Second interview for the Project Manager job this morning. Basically a sit down with the other guy who works there who knew my sister.
I was a little thrown at the outset, as Guy Who Knew My Sister started out by referencing the "political activism" on my resume (Oh my God! Does it show? I thought I had sanitized it pretty well!) and recalling another era in Bucks County history: The Pump.
He asked me if I knew Abbie Hoffman.
I met him once.
Y'see, back in the early Eighties, there was a proposal to build a pumping station on the Delaware River, to take water from the river and pump it into a reservoir to serve "water-starved" Montgomery County. This was wildly controversial at the time. For one thing, opponents of the Pump suspected--probably correctly--that the purpose of the water was to serve the nearby Limerick Nuclear Power Plant. (Keep in mind that Bucks County is about eighty miles downwind from Three Mile Island, and the near meltdown there had occurred only a few years before this. Also, Back In The Day, Bucks County was something of a Hippie Haven. And all those unwashed folks in their batik clothing and thigh-high moccassins came out of the woodwork to oppose the Pump.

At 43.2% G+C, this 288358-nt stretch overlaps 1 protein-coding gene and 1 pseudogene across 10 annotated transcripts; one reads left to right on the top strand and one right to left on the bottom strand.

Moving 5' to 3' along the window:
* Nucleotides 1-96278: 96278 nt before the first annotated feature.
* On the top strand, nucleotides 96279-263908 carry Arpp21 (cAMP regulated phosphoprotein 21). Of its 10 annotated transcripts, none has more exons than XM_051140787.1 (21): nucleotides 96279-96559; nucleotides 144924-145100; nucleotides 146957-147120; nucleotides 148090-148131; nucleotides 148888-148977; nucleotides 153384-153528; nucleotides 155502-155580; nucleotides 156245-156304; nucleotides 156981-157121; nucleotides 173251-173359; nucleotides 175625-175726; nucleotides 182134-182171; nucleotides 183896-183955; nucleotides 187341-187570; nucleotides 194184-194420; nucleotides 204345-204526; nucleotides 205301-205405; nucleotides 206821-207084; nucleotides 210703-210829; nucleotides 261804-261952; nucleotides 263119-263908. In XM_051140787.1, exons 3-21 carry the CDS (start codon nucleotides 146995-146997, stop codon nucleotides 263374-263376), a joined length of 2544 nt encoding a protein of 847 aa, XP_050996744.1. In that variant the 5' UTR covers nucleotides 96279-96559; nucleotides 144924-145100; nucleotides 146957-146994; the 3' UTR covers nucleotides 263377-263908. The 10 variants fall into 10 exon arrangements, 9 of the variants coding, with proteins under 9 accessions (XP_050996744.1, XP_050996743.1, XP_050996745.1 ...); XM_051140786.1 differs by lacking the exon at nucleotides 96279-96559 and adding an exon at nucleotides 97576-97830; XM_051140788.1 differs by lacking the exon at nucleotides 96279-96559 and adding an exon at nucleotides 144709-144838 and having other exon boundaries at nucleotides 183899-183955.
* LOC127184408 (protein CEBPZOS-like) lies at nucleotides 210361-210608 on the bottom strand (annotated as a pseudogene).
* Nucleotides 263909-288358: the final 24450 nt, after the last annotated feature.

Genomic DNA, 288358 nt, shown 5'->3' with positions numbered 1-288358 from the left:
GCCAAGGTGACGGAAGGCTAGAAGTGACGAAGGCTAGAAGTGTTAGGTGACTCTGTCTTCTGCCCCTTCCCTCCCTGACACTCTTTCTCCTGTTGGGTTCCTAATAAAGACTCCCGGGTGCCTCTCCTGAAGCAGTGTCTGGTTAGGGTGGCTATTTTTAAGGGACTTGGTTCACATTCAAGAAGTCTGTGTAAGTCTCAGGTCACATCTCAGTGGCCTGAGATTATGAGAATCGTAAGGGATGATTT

There were hearings!
There were protests!
People chained themselves to things!
And into the middle of this came Abbie Hoffman. No one was quite sure why or how. Possibly, like many New Yorkers, he thought that Bucolic Bucks County would be a nice place to retire to. Abbie's arrival inflamed the situation on both sides.
Now politically, Bucks County is run by something of a Republican machine. There's this guy named Harry Fawkes who is "in charge" of everything. He decides who's going to run for what office and makes sure they get elected. The Democrates thought that jumping on the Dump The Pump bandwagon might possibly get them the votes to have a Democrat elected to something (anything!).
Now, I was Against being Against The Pump. I thought that it was a non-issue. The "environmental damage" would fall somewhere between minimal and non-existant. And if the Limerick Nuclear Power Plant needed the water, I think it would be in all of our best interests to give it to them. But the Democrats jumping on board struck me as really cynical.
Oh. And Abbie Hoffman was an asshole.
In the restaurant where I worked with my sister, the word spread: Abbie Hoffman was sitting at the bar!